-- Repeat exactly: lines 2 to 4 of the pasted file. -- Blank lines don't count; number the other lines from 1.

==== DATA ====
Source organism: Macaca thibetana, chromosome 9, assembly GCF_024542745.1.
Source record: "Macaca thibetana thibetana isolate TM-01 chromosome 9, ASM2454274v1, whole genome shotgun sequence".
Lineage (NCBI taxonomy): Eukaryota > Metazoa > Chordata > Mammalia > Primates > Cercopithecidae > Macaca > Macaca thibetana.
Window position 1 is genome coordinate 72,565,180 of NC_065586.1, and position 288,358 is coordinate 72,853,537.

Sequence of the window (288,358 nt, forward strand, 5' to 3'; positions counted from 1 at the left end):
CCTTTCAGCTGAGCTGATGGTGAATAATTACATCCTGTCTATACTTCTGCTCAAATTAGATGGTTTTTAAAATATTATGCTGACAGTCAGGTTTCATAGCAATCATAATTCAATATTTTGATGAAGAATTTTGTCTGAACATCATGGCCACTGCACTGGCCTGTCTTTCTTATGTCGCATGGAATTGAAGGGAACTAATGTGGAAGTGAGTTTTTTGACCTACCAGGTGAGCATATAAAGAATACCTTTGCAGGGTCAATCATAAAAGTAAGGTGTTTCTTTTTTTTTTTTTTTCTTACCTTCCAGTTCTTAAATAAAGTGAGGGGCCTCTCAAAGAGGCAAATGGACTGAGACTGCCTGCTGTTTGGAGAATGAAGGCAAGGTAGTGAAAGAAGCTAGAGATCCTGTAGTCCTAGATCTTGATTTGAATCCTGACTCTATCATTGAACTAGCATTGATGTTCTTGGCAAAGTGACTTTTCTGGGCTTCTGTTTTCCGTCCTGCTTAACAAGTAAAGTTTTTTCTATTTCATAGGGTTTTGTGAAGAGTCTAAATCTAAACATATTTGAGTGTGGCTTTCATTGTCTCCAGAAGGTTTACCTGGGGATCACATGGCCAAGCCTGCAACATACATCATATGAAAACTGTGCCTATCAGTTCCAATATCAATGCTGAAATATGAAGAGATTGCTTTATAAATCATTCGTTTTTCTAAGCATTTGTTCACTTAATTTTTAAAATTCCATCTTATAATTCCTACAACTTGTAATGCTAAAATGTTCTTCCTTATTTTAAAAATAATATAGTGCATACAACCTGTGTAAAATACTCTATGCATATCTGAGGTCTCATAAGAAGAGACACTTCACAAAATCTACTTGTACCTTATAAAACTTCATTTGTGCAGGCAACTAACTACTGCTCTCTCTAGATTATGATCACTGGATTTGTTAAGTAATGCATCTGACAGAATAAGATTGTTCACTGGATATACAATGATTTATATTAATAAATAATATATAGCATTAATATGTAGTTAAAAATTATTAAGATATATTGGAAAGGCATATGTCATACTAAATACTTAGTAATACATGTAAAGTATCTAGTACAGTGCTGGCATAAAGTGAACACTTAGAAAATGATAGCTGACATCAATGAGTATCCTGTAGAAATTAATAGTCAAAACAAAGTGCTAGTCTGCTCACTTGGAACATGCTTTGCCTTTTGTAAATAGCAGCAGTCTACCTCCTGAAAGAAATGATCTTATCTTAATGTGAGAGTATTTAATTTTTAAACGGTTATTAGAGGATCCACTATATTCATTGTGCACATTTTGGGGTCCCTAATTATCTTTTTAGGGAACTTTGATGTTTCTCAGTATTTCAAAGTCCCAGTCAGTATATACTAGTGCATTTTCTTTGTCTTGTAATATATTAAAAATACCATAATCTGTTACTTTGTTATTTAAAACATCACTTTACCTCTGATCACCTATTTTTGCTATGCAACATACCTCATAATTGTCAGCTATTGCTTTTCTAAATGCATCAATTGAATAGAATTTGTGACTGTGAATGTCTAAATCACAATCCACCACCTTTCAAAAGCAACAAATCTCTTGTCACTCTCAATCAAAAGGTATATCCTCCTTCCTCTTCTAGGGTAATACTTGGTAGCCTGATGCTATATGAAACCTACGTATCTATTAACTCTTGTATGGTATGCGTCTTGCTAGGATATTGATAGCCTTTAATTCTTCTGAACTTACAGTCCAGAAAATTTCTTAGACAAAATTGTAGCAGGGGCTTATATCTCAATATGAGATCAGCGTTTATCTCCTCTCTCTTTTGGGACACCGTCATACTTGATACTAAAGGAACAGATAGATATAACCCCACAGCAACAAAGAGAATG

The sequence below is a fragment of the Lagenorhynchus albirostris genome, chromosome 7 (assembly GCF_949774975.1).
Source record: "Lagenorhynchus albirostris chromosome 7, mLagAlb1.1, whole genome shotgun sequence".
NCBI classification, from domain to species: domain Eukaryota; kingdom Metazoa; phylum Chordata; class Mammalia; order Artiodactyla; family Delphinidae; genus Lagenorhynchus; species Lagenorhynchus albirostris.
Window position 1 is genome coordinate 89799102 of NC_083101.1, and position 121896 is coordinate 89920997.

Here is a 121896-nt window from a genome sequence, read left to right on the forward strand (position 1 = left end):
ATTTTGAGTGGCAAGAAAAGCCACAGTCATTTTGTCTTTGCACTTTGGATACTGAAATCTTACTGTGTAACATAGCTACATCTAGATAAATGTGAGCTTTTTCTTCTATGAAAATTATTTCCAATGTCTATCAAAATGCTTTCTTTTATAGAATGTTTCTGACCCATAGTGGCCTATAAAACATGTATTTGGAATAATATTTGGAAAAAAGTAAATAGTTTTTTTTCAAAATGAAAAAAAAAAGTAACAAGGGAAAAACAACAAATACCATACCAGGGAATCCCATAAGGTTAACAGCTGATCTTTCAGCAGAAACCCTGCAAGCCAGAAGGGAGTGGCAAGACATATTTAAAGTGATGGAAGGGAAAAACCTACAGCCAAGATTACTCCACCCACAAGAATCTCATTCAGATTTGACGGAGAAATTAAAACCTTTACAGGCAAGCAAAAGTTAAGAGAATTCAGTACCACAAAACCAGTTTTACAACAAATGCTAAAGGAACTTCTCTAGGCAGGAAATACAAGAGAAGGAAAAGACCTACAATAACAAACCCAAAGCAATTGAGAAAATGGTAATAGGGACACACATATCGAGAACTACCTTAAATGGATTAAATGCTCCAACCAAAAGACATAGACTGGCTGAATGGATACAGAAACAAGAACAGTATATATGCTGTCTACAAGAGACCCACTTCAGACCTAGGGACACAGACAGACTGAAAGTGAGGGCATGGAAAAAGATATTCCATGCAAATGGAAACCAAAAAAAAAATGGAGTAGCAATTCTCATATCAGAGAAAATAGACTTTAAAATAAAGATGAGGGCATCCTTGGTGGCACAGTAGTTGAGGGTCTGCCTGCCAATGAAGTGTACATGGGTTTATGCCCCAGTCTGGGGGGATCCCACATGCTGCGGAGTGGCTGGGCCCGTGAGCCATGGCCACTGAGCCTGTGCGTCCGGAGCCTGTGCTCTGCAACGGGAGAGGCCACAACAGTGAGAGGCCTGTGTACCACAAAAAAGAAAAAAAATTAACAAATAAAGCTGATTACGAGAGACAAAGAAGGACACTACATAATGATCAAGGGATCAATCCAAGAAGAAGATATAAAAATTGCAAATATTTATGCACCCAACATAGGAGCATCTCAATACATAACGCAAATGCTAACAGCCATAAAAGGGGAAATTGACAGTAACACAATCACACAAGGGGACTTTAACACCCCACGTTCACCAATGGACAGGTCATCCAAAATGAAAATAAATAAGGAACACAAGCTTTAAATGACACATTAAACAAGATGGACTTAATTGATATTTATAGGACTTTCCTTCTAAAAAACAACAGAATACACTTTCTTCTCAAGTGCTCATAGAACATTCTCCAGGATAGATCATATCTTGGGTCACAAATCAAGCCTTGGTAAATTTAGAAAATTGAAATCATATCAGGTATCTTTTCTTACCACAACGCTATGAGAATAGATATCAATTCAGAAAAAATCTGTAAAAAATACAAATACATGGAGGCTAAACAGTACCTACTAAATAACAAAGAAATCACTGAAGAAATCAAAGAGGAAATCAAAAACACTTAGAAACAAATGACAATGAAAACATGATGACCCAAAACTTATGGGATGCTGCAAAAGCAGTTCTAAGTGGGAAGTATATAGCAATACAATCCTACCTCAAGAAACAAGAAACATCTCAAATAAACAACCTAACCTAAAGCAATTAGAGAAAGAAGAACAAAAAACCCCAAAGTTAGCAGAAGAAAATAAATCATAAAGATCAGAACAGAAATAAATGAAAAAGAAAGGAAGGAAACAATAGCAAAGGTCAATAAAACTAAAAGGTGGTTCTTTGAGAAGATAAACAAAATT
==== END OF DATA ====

Source record: "Macaca thibetana thibetana isolate TM-01 chromosome 9, ASM2454274v1, whole genome shotgun sequence".
Lineage (NCBI taxonomy): Eukaryota > Metazoa > Chordata > Mammalia > Primates > Cercopithecidae > Macaca > Macaca thibetana.
Window position 1 is genome coordinate 72,565,180 of NC_065586.1, and position 288,358 is coordinate 72,853,537.